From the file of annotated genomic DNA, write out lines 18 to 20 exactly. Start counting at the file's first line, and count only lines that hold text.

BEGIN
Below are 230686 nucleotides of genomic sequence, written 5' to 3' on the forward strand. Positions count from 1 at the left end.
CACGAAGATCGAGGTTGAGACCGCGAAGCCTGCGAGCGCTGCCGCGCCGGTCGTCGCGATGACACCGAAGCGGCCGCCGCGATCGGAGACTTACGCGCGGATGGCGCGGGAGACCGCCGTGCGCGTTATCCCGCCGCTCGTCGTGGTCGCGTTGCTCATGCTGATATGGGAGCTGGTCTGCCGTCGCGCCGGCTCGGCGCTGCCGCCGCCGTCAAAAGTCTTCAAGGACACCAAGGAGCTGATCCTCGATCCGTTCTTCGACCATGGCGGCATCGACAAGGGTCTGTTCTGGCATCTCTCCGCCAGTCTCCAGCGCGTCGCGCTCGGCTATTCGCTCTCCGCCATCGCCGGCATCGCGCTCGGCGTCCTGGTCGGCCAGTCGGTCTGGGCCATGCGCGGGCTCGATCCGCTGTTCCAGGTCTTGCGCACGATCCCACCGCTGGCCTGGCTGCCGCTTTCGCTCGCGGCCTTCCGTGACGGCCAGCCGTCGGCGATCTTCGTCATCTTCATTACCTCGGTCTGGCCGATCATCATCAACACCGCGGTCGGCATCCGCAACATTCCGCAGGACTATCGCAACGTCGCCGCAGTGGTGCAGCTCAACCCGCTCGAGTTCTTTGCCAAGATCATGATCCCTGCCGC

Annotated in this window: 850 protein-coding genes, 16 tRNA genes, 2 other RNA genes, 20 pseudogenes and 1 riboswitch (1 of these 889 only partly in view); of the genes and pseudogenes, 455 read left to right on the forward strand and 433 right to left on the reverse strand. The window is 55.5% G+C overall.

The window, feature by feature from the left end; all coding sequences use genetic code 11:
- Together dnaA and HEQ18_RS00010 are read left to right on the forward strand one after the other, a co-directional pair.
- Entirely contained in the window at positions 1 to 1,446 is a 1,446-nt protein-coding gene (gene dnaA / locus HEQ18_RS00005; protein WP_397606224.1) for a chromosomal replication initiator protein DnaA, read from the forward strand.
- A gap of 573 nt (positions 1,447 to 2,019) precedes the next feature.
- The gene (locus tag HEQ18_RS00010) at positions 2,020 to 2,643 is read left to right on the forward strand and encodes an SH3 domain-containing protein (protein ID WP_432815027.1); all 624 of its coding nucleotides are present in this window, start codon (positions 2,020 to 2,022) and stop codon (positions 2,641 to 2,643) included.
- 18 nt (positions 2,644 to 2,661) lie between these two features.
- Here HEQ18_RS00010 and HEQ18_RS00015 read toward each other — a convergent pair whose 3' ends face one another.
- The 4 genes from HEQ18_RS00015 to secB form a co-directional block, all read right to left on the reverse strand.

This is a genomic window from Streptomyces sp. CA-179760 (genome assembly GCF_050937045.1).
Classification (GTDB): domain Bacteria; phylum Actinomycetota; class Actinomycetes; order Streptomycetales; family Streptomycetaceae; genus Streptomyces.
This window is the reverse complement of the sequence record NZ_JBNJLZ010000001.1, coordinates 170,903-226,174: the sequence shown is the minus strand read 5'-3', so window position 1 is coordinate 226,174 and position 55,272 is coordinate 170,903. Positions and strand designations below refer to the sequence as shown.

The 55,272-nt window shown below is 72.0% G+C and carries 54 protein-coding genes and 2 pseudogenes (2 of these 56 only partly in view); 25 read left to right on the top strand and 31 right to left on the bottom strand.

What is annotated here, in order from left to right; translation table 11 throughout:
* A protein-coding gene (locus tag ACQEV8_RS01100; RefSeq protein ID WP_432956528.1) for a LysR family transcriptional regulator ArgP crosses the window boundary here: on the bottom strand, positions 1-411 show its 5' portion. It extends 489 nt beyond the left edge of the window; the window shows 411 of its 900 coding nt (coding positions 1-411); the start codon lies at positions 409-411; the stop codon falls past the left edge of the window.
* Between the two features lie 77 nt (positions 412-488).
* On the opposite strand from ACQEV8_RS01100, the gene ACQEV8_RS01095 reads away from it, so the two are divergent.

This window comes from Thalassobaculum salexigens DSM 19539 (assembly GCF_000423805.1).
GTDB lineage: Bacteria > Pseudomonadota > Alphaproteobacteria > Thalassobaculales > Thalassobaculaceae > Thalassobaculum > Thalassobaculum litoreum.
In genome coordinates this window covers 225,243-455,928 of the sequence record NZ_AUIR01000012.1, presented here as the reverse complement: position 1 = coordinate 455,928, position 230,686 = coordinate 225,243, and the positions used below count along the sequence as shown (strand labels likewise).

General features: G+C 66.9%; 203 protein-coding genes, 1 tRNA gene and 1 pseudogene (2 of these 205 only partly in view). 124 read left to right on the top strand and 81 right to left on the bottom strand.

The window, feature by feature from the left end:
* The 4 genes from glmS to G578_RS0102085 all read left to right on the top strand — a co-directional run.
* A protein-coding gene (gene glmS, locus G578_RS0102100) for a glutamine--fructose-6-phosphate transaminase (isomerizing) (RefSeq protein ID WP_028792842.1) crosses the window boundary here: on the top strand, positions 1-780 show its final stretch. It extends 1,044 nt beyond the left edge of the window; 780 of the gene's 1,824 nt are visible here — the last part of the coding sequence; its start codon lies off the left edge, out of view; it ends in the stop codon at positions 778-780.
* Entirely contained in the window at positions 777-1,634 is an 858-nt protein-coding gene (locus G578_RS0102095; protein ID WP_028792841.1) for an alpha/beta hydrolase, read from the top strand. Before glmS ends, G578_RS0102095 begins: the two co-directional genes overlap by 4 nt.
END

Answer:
* Between the two features lie 77 nt (positions 412-488).
* On the opposite strand from ACQEV8_RS01100, the gene ACQEV8_RS01095 reads away from it, so the two are divergent.

This window comes from Thalassobaculum salexigens DSM 19539 (assembly GCF_000423805.1).